The Jefferson Circuit is currently under construction with extensive upgrades, according to the track's website.
The Shenandoah Circuit is a 22-turn, 2.2-mile (3.5 km) road course that first opened in 2004. Widely considered one of the most technical circuits of the recent crop of race courses, the Shenandoah also boasts a smaller scale replica of the Nürburgring-Nordschleife's famous banked Karussell turn. It's also known as the concrete jungle.
Since opening in late 2004, the Shenandoah has played host to a number of high-performance driver education clinics, a handful of road races and a number of motorcycle races. After a number of races and schools, minor changes were made to the track layout in late 2004 and early 2005, including the addition of a straight between turns 5 and 7.
The Washington Circuit is Summit Point's newest addition and is home to Summit Point Kart, constructed and opened in 2009. Although used primarily by Summit Point Kart, it is capable of being configured for many uses.
Several layouts are used depending on the types of events occurring and the weather conditions, but the course is most often configured as the "Washington Long Course". This is .52-mile (0.8 km) and 11 turns, including a sweeping 160-degree decreasing radius corner and 3 straights. Full course lighting is also available, allowing for night racing, including 12-hour endurance karting events.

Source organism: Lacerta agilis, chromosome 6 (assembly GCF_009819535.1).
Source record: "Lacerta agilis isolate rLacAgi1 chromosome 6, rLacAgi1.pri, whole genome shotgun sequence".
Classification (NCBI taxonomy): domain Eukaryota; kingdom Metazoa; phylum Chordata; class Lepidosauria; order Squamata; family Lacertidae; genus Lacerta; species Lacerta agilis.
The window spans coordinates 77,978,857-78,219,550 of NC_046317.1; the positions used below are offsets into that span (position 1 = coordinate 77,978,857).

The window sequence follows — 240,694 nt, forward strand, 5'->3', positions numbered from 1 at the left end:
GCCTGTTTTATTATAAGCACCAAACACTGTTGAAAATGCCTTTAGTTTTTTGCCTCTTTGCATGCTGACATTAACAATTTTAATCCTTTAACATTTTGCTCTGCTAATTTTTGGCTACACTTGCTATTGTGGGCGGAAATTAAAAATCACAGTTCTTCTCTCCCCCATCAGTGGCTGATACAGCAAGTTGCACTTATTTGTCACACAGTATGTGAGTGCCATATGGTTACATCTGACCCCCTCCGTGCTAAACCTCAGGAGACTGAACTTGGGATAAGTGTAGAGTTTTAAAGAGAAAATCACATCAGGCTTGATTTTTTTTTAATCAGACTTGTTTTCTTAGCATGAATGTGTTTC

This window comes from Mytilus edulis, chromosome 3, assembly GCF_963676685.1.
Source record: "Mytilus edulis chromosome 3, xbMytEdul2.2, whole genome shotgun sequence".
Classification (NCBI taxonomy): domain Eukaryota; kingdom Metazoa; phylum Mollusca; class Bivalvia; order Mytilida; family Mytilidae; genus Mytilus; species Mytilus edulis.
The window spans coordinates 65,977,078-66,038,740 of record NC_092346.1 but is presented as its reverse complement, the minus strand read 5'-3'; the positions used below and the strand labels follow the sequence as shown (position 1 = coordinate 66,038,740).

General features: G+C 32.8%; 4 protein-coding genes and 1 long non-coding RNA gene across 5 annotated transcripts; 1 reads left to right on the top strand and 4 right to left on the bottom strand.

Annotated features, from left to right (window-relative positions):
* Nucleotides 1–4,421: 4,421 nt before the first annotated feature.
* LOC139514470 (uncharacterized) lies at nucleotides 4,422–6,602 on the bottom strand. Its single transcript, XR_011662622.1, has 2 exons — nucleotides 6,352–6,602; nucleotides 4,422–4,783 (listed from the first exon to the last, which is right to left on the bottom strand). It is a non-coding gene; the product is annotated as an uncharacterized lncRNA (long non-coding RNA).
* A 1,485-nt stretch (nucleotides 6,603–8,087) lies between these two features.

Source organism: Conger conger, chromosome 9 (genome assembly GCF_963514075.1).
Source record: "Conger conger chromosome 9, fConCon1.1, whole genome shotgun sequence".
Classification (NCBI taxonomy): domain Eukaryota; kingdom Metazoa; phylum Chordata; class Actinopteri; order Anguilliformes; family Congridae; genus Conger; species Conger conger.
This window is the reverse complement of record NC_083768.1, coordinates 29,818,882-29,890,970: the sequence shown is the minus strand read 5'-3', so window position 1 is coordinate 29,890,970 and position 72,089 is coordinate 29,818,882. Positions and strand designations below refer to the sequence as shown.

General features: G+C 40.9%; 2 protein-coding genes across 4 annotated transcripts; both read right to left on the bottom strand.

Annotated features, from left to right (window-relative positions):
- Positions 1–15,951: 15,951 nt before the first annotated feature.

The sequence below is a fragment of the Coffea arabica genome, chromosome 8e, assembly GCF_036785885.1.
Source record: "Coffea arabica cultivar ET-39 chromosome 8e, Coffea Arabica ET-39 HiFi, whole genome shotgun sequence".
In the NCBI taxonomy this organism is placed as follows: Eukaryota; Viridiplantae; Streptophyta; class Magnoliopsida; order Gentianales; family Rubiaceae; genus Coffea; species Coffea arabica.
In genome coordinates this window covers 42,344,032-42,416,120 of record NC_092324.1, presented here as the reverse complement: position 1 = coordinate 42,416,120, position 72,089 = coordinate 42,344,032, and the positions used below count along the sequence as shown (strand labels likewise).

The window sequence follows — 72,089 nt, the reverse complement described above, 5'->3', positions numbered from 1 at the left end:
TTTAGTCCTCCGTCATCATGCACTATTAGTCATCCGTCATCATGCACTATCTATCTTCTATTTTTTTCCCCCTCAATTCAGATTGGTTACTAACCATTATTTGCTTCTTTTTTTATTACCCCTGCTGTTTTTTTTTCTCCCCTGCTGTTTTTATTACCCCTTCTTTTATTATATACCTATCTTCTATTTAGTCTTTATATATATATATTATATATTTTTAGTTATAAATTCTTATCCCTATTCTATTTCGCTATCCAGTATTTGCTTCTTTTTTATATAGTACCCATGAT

- (in Russian) BSR Inc
- Results of Spring Sprints for Sedans, Summit Point Speedway, 30/5/1970 "Archived copy". Archived from the original on 2008-06-08. Retrieved 2008-05-01.
- Herald-Mail http://articles.herald-mail.com/2009-12-08/news/25157356_1_race-car-bsr-formula-vee by Julie Green 2009-12-08 retrieved 2010-01-16.
- Per Steve Coleman, 1972 IMSA Radial Sedan Class A Champion, from a testing session late summer 1973.
- http://www.trackpedia.com/forums/showthread.php?t=3293 retrieved November 12, 2007
- http://www.nccbmwcca.org/index.php?id=17,167,0,0,1,0 retrieved November 12, 2007.
- http://www.rtr-pca.org/50th-Anniversary/driversed/Making_Tracks07.html retrieved November 12, 2007.
- Official Site
- Trackpedia guide to driving this track
- Main Circuit track maps and hot lap description
- Photos of the track from the 1970s